Onne van der Wal is one of the most prolific and talented marine photographers in the world of sailing. He was born in Holland on a Friday, February 24, 1956 and raised in Hout Bay, South Africa. Before he learned to walk, he learned to sail aboard his grandfather's boat. After he progressed through youth sailing training programs, he discovered his passion, ocean racing.
As the bowman and engineer aboard the Dutch maxi-boat Flyer II, van der Wal won all four legs of the 1981-82 Whitbread Round the World Race. Along the way, he took his camera with him everywhere he went to document the experience, even to the top of the mast and the end of the spinnaker pole.
Keith Taylor, the former editor of SAIL magazine met Onne in Marblehead by chance in 1979, and reviewed some of his photos. He said, "These are pretty damned good, you better visit us at the office and show us more." After that meeting, the editor was so impressed, he reached into the SAIL magazine refrigerator, pulled out a brick of Kodachrome film, and said, "Shoot at the boat, shoot at people, and when things go to shit, keep your camera with you and shoot, because that is when no one else is shooting."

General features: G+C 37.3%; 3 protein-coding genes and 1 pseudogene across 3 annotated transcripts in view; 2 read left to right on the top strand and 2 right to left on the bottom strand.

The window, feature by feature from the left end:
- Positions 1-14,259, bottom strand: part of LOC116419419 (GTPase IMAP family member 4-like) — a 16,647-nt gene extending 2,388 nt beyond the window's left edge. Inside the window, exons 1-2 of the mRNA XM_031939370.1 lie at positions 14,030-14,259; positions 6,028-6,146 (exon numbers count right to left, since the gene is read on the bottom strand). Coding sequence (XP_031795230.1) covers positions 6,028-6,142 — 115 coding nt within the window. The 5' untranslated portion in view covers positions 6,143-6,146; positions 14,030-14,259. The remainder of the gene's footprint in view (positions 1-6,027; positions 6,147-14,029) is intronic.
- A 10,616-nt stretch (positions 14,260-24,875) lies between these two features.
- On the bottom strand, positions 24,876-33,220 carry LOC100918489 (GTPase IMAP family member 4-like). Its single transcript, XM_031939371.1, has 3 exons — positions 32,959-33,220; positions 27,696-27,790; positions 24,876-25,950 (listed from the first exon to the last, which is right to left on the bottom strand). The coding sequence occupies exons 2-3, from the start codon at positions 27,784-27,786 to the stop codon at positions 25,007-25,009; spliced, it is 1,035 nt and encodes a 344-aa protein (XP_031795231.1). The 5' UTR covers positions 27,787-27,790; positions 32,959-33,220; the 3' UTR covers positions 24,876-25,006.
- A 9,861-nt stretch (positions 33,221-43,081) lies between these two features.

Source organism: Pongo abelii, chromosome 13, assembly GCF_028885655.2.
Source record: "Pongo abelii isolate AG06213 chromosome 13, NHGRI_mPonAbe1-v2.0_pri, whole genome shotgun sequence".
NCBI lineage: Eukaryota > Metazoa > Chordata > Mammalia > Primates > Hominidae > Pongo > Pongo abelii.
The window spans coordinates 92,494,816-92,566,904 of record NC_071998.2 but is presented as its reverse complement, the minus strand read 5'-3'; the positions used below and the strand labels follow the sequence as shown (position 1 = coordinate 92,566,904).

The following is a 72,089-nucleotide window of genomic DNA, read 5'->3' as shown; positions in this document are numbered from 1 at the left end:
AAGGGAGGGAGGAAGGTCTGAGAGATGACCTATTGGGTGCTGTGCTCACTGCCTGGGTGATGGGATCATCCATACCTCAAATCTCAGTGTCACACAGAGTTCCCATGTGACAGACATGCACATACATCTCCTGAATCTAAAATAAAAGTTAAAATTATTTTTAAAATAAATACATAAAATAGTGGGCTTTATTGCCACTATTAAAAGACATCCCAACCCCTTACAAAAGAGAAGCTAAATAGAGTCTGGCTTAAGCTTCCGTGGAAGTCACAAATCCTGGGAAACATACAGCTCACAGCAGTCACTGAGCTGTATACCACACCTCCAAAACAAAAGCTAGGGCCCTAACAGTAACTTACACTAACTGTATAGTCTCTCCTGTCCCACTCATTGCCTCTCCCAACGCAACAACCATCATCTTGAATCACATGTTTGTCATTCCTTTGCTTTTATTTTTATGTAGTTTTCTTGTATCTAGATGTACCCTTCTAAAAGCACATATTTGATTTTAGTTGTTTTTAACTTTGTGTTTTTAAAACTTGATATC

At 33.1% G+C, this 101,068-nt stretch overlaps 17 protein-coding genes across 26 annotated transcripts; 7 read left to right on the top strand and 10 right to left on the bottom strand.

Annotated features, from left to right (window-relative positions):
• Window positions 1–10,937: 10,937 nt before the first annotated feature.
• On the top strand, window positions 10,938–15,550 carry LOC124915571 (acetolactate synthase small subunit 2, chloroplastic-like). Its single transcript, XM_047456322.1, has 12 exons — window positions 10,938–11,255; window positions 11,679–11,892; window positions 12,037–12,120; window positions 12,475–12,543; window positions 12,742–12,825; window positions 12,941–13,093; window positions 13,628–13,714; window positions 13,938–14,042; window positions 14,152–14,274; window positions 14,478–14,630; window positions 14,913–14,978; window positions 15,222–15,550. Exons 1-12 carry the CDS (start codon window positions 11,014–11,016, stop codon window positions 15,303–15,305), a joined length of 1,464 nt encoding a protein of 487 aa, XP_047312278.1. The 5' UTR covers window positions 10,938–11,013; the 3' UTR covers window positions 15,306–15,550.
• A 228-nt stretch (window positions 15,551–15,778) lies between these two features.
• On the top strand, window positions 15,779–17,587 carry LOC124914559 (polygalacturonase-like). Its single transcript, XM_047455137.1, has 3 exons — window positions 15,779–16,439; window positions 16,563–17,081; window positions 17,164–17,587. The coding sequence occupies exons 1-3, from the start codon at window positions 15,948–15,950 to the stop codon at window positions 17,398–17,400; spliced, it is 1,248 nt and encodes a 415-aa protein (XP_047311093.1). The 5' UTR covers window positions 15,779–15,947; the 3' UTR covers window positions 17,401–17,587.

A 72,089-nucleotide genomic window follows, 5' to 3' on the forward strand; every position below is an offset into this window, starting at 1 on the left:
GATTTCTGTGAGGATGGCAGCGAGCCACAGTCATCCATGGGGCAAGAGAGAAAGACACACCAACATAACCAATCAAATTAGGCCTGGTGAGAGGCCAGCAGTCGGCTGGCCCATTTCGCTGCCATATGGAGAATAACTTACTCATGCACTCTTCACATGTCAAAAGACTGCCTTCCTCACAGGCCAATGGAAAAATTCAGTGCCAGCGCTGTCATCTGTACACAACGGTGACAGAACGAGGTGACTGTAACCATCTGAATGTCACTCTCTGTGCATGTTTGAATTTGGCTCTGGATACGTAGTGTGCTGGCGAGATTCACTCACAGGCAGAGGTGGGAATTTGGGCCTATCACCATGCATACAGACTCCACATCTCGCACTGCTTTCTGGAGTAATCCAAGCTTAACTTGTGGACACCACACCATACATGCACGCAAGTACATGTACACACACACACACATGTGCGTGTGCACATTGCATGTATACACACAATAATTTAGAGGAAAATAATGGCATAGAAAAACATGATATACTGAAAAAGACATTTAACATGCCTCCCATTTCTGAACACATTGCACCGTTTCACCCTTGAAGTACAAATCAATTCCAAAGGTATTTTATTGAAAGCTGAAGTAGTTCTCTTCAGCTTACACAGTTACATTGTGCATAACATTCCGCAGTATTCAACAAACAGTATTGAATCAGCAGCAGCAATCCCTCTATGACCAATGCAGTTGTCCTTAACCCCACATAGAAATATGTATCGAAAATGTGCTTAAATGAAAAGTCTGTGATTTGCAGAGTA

This image of Conny Van Rietschoten, "the Flying Dutchman" at the helm of Flyer II is the sort of iconic photography that Onne captured during the assignment. Taylor said, "Bernie Goldhirsh who started SAIL was an avid sailor who insisted that every cover put the reader inside the sailing action. I've seen a lot of photography from the Southern Ocean, but it didn't come together. This particular shot had it all, the boat, the people, the sails, and this great foaming wake stretching up across the horizon, with mountainous waves behind them."
During the Whitbread, Onne's skipper Conny Van Rietschoten suffered a heart attack while Flyer II was winning the race. A stern disciplinarian whose rules stated, "no shouting, no swearing, no complaining about the food," Conny informed Onne and the rest of the crew, "If I die, just throw me over the side. Don't divert. Keep racing!"